Special sessions in spotlight

DPA Agenda Full in San Antonio

The AAPG Annual Convention and Exhibition is the single greatest exercise in professional development that we have as energy geoscientists. We go to conventions to meet and network; to hear the latest in research; to see case histories of using tools and concepts to find and produce oil and gas; and to take counsel on the future of our society and our profession.

DPA plays a substantial role in all this. Although we don’t host technical sessions, we have special sessions – forums – as well as short courses and our luncheon. All of these events tie directly into our professional practice and behavior, and the external factors of government policy and economic choices that affect our careers.

In San Antonio, we are sponsoring an excellent two-hour ethics course with David Abbott. His courses always are worth attending, full of case studies and real ethical problems from his inexhaustible files. We also are co-sponsoring a course on career development for new and mature geoscientists.

And our DPA Luncheon featuring Texas Railroad Commissioner Elizabeth Ames Jones already is nearly sold out.

But I want to share the lineups from our two forums:

Our headliner forum is on Tuesday morning: “Energy Resources, Reserves and the Future Workforce: Policy and Labor in the Geosciences.” The session is co-chaired by general convention chair (and PTTC chair) Gene Ames, and by me.

Here’s who you can hear at this event:

Larry Chorn, chief economist at Platts, speaking on global energy competition, and what it might take to prosper.

Rod Nelson, Schlumberger, summarizing the National Petroleum Council study on energy resources.

David Curtiss, director of AAPG’s GEO-DC office, offering the view from Washington on impacts of the NPC study and on current initiatives in work force development.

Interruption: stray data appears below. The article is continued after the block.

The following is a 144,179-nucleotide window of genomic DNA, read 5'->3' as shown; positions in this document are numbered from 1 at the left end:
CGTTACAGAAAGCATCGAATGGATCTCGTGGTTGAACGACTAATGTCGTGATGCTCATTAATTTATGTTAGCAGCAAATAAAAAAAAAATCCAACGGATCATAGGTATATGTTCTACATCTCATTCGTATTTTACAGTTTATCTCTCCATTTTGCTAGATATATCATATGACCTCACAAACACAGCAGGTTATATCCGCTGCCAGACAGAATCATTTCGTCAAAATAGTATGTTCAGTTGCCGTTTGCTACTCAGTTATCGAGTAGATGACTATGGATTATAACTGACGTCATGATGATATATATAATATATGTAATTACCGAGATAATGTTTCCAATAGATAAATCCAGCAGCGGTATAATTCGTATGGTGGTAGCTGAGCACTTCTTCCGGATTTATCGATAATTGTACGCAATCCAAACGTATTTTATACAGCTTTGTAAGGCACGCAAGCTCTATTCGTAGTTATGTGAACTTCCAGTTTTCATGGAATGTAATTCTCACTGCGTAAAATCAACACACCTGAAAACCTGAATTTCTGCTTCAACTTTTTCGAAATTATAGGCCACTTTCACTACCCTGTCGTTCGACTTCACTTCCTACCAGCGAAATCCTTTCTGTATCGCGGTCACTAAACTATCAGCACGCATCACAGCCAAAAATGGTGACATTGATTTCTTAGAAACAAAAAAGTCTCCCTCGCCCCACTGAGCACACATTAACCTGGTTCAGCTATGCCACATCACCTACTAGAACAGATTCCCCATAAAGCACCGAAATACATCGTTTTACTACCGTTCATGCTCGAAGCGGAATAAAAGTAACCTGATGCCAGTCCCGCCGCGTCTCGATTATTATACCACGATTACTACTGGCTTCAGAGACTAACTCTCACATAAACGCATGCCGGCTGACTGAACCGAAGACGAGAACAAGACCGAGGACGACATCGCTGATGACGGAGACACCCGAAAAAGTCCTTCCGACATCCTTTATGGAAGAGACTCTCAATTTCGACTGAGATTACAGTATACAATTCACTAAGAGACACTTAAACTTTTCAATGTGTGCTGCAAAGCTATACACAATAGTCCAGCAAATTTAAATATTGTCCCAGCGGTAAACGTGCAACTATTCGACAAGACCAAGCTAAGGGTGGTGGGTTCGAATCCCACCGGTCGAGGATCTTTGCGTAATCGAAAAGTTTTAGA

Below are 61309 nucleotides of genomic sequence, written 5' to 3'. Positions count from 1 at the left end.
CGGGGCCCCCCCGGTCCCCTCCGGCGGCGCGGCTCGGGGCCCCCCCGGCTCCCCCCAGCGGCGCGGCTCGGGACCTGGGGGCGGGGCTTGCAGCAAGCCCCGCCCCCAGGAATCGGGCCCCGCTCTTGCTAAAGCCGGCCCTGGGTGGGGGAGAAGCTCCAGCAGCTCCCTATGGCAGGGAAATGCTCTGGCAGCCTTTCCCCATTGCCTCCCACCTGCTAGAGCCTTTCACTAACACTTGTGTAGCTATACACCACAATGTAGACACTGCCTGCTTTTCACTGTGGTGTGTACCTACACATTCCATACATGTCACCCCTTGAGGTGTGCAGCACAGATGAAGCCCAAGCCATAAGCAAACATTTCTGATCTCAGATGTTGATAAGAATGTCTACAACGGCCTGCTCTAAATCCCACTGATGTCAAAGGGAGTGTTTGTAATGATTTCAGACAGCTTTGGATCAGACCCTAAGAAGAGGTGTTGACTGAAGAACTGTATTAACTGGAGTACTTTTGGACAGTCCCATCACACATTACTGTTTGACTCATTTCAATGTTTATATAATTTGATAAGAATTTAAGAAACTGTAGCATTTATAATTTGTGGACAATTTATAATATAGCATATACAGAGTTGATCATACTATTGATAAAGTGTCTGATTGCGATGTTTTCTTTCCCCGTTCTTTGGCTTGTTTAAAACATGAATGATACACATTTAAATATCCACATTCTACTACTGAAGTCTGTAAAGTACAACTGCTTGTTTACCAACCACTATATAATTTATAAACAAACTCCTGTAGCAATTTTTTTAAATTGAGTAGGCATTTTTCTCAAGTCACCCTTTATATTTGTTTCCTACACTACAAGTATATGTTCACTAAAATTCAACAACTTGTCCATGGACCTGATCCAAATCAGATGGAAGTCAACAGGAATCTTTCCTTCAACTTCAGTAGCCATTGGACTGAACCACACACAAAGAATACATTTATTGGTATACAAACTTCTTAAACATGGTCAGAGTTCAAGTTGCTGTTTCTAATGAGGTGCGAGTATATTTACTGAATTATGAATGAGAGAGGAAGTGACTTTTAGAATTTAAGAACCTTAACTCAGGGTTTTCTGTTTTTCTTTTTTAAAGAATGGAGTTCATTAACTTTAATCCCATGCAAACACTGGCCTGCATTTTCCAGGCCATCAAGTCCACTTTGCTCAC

Randall Luthi, director of the Minerals Management Service, speaking on domestic energy policy – including access to Federal lands and waters.

Dan Tearpock, Subsurface Consultants and chair of the DPA Committee on Reserves Training, speaking on the SEC’s request for changes in reserves standards, and the need for professional training of reserves evaluators.

Rick Deery, U.S. House of Representatives Western Caucus, speaking on the political dimensions of training our future geoscience work force (especially EMSRA, the “Energy and Mineral Schools Reinvestment Act”).

Pat Leahy, American Geological Institute, speaking on investments in the geoscience work force, specifically addressing the supply side.

You need to hear all of these people, and ask them hard questions. Please come and learn about the current activity in Washington, D.C., and elsewhere, and our need to develop our future work force!

NOTE: These speakers are not listed in the registration brochure. For more information look for signs and posters at the convention, or check the Web site!

Our second forum, equally outstanding, is Monday afternoon’s session on “Discovery Thinking,” chaired by Charles Sternbach and Ted Beaumont (see related story).